Published: 2024-04-13   Last modified: 2024-04-13



“I’m not thinking straight today," complained the Chief. “What do you mean by that?”

It takes a while to accustom to such kind of news. I took a measured pause and repeated:

“It’s round, boss. It occurred to them it’s round.”

Leaning back in his chair, the Chief surveyed me with such curiosity, as if I myself devised this whole disgrace. He pondered over something for a minute or two, silently moving his lips, and finally sighed with relief:

“Fools. Explain to them that everybody at the bottom will fall off like autumn leaves.”

“Tried it already. They have a theory on this, and, I must say, a fairly neat one. They say it’s not that you’re pulled to where the bottom is, but quite the opposite: where you’re pulled to fall to, there’s the bottom. And since—”

The Chief jerked upright and pierced me with a fixed gaze. I fell silent obediently.

“And since…,” he repeated, trying to catch on, “since—don’t stare, it’s distracting. So, since the Earth is round and everything is pulled towards the center, the bottom is different for everyone, yet it’s necessarily underfoot? Something like that?”

“You’ve grasped the crux of it, boss. That’s exactly how they, if I may say so, reason.”

The Chief shook his head in disbelief, trying to find a logical flaw. Then he shifted in his chair admiringly:

“Well, think about it! They turned everything on its head, yet it’s unassailable. Deployment-ready.”

“Is the merit is their though?” I sang enthusiastically, keeping up with the master’s mood.

For which I was granted a contemptuous grimace:

“How many times do I have to tell you, refrain from direct flattery. Is it difficult to remark: ‘A pretty good illustration of the brain’s potential to acquire abstract thinking skills’? I’ll then fathom on my own who gets the credit. Go ahead, practice.”

“The species-specific capacity,” I rattled off, “for the complex adaptive behavior manifested itself in full measure.”

“Bravo. Incidentally, so did yours. If you learn not to overfawn, I can put up with you long enough. Now go expound to them on the elephants and the turtle. Back to reality.”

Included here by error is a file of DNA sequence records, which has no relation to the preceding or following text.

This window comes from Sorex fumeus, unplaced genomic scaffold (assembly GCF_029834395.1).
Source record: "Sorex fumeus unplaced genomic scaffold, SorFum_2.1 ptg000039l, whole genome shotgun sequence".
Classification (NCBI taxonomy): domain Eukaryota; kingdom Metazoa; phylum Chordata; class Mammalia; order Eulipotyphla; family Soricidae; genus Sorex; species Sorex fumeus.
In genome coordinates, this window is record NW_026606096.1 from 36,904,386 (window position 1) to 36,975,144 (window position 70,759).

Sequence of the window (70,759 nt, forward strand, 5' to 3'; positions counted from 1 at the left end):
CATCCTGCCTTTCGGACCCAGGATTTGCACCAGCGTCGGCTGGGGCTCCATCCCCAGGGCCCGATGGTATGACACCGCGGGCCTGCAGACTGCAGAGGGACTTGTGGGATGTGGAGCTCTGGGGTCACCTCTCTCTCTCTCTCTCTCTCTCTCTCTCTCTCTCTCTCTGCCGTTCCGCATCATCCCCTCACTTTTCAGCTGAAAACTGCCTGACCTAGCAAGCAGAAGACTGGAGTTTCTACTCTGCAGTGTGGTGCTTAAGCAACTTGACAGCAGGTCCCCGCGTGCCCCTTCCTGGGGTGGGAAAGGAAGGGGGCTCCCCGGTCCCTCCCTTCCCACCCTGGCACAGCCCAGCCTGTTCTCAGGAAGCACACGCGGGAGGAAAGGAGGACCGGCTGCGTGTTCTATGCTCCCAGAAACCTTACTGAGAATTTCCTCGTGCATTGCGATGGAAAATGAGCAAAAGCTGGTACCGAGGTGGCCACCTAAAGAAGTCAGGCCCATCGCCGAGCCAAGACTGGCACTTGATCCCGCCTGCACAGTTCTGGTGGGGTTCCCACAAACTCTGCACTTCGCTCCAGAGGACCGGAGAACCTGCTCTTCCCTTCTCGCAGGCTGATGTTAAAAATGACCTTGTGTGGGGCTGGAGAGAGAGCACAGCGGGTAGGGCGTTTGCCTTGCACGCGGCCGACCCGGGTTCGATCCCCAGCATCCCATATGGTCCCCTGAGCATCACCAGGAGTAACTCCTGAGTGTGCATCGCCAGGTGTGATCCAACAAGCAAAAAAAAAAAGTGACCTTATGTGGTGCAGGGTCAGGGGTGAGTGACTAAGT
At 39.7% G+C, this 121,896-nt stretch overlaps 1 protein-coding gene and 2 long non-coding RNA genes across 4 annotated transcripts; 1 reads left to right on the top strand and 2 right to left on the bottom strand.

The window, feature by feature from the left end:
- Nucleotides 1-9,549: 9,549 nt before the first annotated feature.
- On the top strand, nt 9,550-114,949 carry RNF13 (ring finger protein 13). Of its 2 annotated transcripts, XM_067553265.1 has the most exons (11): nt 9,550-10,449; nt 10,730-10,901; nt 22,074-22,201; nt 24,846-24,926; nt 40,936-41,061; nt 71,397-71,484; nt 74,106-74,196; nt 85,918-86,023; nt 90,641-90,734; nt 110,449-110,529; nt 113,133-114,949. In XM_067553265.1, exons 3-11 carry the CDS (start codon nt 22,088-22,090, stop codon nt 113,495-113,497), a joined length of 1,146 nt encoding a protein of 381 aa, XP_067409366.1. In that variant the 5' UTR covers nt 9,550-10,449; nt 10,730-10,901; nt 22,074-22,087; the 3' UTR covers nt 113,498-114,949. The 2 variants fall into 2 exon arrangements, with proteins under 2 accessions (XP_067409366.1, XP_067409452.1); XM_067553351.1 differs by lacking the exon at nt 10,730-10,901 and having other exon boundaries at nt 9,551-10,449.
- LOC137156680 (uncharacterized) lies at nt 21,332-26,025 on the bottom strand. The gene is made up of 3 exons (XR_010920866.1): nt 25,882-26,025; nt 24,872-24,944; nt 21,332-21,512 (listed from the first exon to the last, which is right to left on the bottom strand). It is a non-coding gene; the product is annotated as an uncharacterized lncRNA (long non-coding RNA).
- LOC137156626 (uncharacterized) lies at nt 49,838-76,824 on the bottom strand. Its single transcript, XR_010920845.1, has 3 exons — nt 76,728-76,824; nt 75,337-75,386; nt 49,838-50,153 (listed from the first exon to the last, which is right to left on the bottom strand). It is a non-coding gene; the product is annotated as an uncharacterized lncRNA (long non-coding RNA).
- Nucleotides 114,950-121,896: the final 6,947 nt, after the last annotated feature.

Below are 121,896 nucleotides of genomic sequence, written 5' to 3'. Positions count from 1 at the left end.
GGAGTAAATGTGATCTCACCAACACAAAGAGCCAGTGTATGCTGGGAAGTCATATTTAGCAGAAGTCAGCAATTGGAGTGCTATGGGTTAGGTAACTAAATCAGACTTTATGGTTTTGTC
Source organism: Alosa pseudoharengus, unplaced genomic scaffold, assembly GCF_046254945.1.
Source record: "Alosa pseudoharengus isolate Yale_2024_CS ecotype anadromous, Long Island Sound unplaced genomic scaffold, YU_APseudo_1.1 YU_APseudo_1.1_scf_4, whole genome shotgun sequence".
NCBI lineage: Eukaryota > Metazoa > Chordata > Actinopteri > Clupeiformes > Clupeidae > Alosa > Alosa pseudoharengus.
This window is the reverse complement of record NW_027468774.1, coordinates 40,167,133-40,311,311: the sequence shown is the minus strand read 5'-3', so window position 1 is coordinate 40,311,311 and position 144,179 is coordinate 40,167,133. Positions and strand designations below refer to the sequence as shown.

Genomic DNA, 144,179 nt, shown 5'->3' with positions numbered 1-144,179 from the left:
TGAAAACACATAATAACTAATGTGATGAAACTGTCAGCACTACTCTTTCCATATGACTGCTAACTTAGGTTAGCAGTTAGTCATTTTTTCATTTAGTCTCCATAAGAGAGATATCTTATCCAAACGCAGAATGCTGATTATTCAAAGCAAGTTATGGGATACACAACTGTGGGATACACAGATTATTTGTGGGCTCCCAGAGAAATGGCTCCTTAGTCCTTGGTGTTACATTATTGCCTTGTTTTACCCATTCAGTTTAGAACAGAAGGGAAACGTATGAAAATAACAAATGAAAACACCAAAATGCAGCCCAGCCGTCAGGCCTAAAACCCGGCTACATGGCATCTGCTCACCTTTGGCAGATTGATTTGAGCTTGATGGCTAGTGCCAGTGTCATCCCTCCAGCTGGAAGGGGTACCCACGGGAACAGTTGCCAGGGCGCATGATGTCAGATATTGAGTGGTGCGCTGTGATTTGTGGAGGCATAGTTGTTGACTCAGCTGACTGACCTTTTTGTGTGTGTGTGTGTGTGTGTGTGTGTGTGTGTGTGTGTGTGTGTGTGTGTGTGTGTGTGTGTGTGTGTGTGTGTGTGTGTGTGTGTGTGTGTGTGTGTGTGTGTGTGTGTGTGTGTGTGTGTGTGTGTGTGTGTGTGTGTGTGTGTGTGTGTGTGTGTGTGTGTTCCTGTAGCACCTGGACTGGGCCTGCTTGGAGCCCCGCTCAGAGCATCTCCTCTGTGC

I hesitated, choosing which was easier: to lay it all out at once or to run away, postponing the inevitable scolding.

“It won’t work, boss,” I finally uttered. “They perceive a paradox.”

“Really? And exactly who is deigning to perceive?”


“Who are they?”

“Sort of sages, albeit cheeky. Truly, what did they come up with! ‘Fine,’ they say. ‘The world sits on three enormous elephants. Let’s accept it. The elephants stand on a turtle. Let’s believe. But what does the turtle rest on?’”

“And what does it actually rest on?”

“So they are chorusing: ‘What does it rest on?’”

Here we both fell silent. I had no more doubt: this will not end well.

“Who’s in charge of the hardware?” the Chief croaked, and, when the Senior was summoned, immediately got down to business:

“What does the world actually rest on?”

That’s instead of a greeting. The Senior was quick-witted and instantly turned pale:

“During the implementation of the object in question, taking into account the circumstances and the personal directives—”

“I’m not interested in the historical background,” the Chief cut him off. “Please stick to the issue.”

“But you…​ I mean…​ On the elephants.”

“That’s the way. Brief and to the point. And the elephants?”

“On the turtle.” The Senior gulped convulsively, catching the direction of the boss’s thought.

“And the turtle?”

The Senior said nothing. If I were him, I’d also deem it fit to stay silent.

“Hurry up with your answer,” the Chief suggested in that icy tone which hides the darkest depths of his rage. And, looking steadily at stupefied with fear Senior, he sentenced:

“I’m afraid I’ll have to part ways with you.”

And right there and then he parted ways with him.

Afterward he absently stared straight ahead for a long time, wrapping himself chillily in a spacious chlamys. Finally he remembered about me:

“How long have they been having it—philosophy?”

“Perhaps three hundred years or so.”

“Why have you kept it quiet?”